On March 14, 2018, the Securities and Exchange Commission announced insider trading charges against Jun Ying, a former chief information officer of a US business unit of Equifax Inc. The SEC complaint alleges that Mr. Ying exercised employee stock options and disposed of the underlying Equifax shares shortly before the Company’s September 2017 announcement that it had suffered a major data breach. The complaint also follows on the heels of the Commission’s recent public statement concerning cybersecurity risk and incident disclosure, which expressly warned registrants and insiders to consider the impact of cybersecurity incidents on trading activity by insiders and insider trading policies. The SEC’s complaint against Mr. Ying is available here.

Commission Cybersecurity Guidance

As discussed in our recent client alert, available here, on February 21, 2018, the Commission issued a detailed public statement regarding public disclosure obligations with respect to cybersecurity risk and incidents. Although the Commission largely restated and supplemented (rather than replaced) the existing Division of Corporation Finance 2011 cybersecurity guidance, it also included a wholly new focus on insider trading and selective disclosure in the context of cybersecurity incidents.

Indeed, the Commission highlighted concerns that “information about a company’s cybersecurity risks and incidents may be material nonpublic information” and that therefore registrants and their insiders should be mindful of “complying with the laws related to insider trading in connection with information about cybersecurity risks and incidents, including vulnerabilities and breaches.” The Commission also explicitly encouraged registrants to consider (i) how their code of ethics and insider trading policies “take into account and prevent trading on the basis of material nonpublic information related to cybersecurity risks and incidents” as well as (ii) whether and how it may be appropriate to “implement restrictions on insider trading in their securities” in connection with cyber-related events. In the context of Regulation FD, the Commission said that it “expect[s] companies to have policies and procedures to ensure that any disclosures of material nonpublic information related to cybersecurity risks and incidents are not made selectively . . . .” The charges against Mr. Ying demonstrate the Commission’s willingness to use undisclosed cybersecurity incidents as a predicate for insider trading charges.

Insider Trading Charges

According to the Commission, Mr. Ying, reportedly in line to become the next Equifax global Chief Information Officer, exercised all of his vested Equifax stock options and sold all of the Equifax shares resulting from those option exercises after he allegedly was entrusted with confidential information that led him to conclude that Equifax had suffered a serious cybersecurity breach, but before the Company disclosed the occurrence of that breach to the public. Mr. Ying allegedly reaped proceeds of approximately $1 million and avoided more than $117,000 in losses by trading before the Company’s public announcement. The Commission’s civil complaint charges Mr. Ying with violating the antifraud provisions of the federal securities laws and seeks disgorgement of ill-gotten gains plus interest, civil penalties, and injunctive relief. The US Attorney’s Office for the Northern District of Georgia announced criminal charges against Mr. Ying.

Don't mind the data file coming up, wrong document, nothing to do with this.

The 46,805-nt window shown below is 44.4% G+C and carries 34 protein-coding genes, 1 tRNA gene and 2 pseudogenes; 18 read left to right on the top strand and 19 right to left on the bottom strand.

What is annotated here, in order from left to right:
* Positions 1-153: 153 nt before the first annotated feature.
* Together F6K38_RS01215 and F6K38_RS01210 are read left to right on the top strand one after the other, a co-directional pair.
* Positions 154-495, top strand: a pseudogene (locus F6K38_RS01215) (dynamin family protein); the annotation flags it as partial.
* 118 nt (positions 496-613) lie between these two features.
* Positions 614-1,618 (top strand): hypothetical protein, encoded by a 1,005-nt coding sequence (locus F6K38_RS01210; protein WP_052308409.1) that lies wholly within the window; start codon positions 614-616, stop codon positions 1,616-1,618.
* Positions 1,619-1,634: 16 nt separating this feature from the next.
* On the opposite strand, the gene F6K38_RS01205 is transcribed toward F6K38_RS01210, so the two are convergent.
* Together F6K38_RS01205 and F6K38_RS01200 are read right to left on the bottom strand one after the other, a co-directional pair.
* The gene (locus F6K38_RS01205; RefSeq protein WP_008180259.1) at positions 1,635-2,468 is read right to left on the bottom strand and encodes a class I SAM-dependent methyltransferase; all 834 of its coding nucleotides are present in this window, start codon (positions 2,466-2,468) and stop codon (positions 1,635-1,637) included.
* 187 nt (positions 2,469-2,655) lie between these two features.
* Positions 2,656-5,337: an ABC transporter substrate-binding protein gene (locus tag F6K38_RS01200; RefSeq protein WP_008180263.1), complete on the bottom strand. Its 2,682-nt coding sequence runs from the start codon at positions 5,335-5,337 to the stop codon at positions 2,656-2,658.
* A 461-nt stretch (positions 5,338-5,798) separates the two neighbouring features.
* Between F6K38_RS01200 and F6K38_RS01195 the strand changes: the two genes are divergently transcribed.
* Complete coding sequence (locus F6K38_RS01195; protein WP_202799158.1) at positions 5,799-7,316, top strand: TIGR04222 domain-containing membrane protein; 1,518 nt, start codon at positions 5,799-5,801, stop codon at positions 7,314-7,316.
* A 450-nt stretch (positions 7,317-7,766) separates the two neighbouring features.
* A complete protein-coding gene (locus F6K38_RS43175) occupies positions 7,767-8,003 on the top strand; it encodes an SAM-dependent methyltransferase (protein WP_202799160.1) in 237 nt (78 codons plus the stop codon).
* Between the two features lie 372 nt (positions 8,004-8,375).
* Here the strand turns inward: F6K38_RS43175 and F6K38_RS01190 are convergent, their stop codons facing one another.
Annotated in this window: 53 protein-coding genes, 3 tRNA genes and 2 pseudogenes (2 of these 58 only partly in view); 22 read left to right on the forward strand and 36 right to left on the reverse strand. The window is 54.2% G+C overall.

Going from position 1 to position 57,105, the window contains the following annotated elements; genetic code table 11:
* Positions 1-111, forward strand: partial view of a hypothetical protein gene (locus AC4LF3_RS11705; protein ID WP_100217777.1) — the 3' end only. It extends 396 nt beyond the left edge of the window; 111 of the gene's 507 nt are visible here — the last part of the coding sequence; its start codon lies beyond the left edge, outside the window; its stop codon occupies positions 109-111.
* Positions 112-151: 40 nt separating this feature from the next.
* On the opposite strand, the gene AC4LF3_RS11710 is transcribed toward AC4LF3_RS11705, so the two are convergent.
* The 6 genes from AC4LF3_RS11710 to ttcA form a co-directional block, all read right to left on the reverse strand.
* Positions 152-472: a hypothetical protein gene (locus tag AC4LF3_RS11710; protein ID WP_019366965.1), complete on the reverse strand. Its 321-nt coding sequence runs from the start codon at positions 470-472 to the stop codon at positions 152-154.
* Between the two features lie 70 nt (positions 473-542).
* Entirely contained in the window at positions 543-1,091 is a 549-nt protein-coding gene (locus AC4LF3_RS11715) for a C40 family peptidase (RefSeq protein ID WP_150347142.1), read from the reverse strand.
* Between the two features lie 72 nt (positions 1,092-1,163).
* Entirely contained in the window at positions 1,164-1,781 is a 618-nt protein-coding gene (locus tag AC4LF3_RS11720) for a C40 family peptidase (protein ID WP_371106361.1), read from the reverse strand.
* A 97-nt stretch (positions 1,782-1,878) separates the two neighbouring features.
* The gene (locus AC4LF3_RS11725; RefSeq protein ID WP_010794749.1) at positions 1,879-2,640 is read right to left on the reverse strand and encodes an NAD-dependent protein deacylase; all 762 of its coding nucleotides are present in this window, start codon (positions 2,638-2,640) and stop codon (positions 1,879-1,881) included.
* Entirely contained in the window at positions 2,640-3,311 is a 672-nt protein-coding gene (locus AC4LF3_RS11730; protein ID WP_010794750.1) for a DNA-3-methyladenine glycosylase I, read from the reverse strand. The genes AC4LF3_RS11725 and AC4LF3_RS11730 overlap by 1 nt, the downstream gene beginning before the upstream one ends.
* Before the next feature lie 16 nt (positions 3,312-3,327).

Conclusion

The charges against Mr. Ying reinforce the significance of cybersecurity risk and provide additional support for the Commission’s emphasis on appropriate conduct by those who are aware of material, non-public information related to cybersecurity incidents. As Chairman Clayton recently said, registrants should continue to “examine their controls and procedures, with not only their securities law disclosure obligations in mind, but also reputational considerations around sales of securities by executives.” Registrants should therefore consider reviewing their policies and procedures to confirm that they address disclosure obligations and the insider trading risks presented by potential cybersecurity incidents, and should consider periodic assessments of those policies and procedures to ensure that they remain up to date.